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Innards and entrails (spoilers
– Ezekiel is alive, of course, but heavily injured. His torture of watching his loyal subjects turn into the undead is painful for everyone, but his overconfidence had already painted trouble on the door. The Saviour who captures the King gets the great line that Ezekiel’s supporters are still following him even in death. The only negative is that there isn’t more emotion from either Ezekiel or Jerry (Cooper Andrews), as they have to kill their now-undead friends.
– Shiva is the crown on Ezekiel’s head. Without her, he is just “some guy” (these episode titles of late have been poignant, haven’t they?) who likes to talk like he’s in a Shakespeare play. We haven’t seen many animals in the zombie apocalypse – the odd horse or pig, but nothing that has been a beloved pet. The death of Shiva is so heart-breaking to watch, even for a CGI tiger, that if you don’t shed a tear you might be undead yourself. We haven’t felt this emotional since Glenn’s dumpster fake-out death, but somehow this is harder. As Ezekiel is forced to watch her sacrifice, it is though that part of who he is, the showman, the King, dies.
– Returning to the Kingdom, Ezekiel is walking behind both Carol and Jerry – is he no longer leading? Has he given up or lost the faith of his closest subjects, or perhaps they are just there to clear a path for their injured leader? This is what will make the rest of the season interesting: how Ezekiel recovers and remains the head of this group, if indeed he can. Will the death of Shiva and the loss of his followers lead Ezekiel to drop the King persona? Many of the people in his camp are oblivious to his true nature, exposing himself now may cause further issues within his ranks. It’ll be up to loyal lieutenants Carol and Jerry to step up and keep the group together.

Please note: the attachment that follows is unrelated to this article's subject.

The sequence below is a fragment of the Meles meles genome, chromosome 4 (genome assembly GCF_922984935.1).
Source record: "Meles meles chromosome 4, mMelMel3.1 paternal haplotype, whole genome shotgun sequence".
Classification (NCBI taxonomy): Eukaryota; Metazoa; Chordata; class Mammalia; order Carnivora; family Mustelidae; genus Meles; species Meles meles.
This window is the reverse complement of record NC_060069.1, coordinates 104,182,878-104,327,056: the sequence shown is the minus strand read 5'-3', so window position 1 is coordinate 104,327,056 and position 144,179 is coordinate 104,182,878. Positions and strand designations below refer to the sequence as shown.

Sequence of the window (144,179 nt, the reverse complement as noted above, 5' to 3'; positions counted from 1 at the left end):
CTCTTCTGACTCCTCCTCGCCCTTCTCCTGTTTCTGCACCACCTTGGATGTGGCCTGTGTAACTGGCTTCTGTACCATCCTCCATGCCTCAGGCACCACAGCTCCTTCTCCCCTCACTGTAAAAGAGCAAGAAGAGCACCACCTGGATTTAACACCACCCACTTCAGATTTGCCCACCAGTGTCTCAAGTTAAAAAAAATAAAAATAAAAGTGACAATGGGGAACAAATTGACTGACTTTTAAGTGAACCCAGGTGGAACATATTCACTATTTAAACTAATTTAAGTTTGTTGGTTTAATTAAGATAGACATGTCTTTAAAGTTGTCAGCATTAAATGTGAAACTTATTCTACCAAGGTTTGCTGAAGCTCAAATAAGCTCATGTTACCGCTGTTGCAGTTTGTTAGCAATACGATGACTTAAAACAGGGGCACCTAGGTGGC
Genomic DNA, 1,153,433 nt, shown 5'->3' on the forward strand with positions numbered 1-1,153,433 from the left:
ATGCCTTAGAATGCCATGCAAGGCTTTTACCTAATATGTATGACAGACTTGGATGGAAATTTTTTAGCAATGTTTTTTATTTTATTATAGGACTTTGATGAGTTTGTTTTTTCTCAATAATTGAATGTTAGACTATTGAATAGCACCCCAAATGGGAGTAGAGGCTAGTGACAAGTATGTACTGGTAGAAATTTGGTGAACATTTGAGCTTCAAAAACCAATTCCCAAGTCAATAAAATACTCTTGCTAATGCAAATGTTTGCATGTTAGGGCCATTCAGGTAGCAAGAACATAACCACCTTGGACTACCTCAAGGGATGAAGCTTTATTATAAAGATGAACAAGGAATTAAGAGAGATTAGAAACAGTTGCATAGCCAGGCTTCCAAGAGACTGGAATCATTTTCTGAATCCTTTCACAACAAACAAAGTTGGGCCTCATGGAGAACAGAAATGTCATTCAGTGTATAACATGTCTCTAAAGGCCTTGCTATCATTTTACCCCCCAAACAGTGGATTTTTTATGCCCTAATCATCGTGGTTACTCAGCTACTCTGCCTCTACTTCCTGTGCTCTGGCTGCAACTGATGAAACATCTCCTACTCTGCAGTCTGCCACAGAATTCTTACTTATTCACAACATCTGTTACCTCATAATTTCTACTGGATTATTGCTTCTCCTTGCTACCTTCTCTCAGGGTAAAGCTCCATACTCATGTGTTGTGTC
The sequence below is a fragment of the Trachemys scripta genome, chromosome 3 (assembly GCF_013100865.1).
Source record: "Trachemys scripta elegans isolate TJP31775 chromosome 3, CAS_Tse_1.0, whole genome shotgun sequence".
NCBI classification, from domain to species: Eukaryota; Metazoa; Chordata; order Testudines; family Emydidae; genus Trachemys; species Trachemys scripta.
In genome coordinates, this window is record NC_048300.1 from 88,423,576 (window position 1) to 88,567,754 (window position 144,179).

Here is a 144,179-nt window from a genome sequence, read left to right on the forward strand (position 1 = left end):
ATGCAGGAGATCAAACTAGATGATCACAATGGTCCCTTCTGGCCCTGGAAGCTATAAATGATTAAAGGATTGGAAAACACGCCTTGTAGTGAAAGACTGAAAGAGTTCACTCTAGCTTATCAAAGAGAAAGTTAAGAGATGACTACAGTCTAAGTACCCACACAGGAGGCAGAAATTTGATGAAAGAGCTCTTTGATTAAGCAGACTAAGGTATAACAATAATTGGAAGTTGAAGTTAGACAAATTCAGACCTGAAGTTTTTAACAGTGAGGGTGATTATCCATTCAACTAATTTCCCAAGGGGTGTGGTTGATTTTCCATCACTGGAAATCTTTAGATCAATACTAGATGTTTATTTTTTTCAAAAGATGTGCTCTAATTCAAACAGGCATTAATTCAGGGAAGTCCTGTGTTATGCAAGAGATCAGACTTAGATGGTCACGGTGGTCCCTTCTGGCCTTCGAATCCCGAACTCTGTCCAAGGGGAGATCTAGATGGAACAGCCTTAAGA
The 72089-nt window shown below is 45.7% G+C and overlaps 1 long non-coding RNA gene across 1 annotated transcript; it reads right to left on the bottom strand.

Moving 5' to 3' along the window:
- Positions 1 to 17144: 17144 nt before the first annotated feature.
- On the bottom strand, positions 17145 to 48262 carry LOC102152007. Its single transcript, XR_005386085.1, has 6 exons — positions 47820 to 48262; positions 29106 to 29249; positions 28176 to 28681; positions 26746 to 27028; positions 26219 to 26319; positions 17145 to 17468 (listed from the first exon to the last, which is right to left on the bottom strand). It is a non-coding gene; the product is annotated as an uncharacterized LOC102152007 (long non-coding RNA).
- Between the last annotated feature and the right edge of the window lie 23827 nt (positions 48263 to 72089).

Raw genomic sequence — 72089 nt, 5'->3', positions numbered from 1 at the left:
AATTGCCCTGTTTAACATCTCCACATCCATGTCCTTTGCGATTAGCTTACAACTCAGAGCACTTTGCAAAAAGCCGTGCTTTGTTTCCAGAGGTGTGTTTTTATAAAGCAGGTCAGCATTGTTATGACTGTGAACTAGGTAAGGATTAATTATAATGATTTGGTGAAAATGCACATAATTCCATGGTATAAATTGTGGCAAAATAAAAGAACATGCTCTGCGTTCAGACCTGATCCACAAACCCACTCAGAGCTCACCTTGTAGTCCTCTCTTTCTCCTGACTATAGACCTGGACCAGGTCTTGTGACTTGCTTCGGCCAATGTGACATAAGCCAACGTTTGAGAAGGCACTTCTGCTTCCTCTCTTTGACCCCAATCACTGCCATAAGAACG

– Rick and Daryl only make a fleeting appearance in the episode, but the roar of Daryl’s motorcycle is like his Bat-Signal that raises a small smile on Carol’s face, knowing her hero is near. They get a brief action scene that stops the Saviours from getting the jump on Alexandria, meaning Negan is still trapped at the Sanctuary. This helps break up the episode along with the flashback scenes, but doesn’t take away from the King and the drama he brings, even when he isn’t quoting Shakespeare.
– Zombie Kill of the Week goes to Jerry as he rescues his King by splitting the Saviour clean in two with his mighty axe. Followers of the comic book will appreciate the foreshadowing of Ezekiel’s comic book death the Saviour gives when he suggests Negan (Jeffrey Dean Morgan) will be happy to settle for Ezekiel’s head on a pole.
Photo: Gene Page / AMC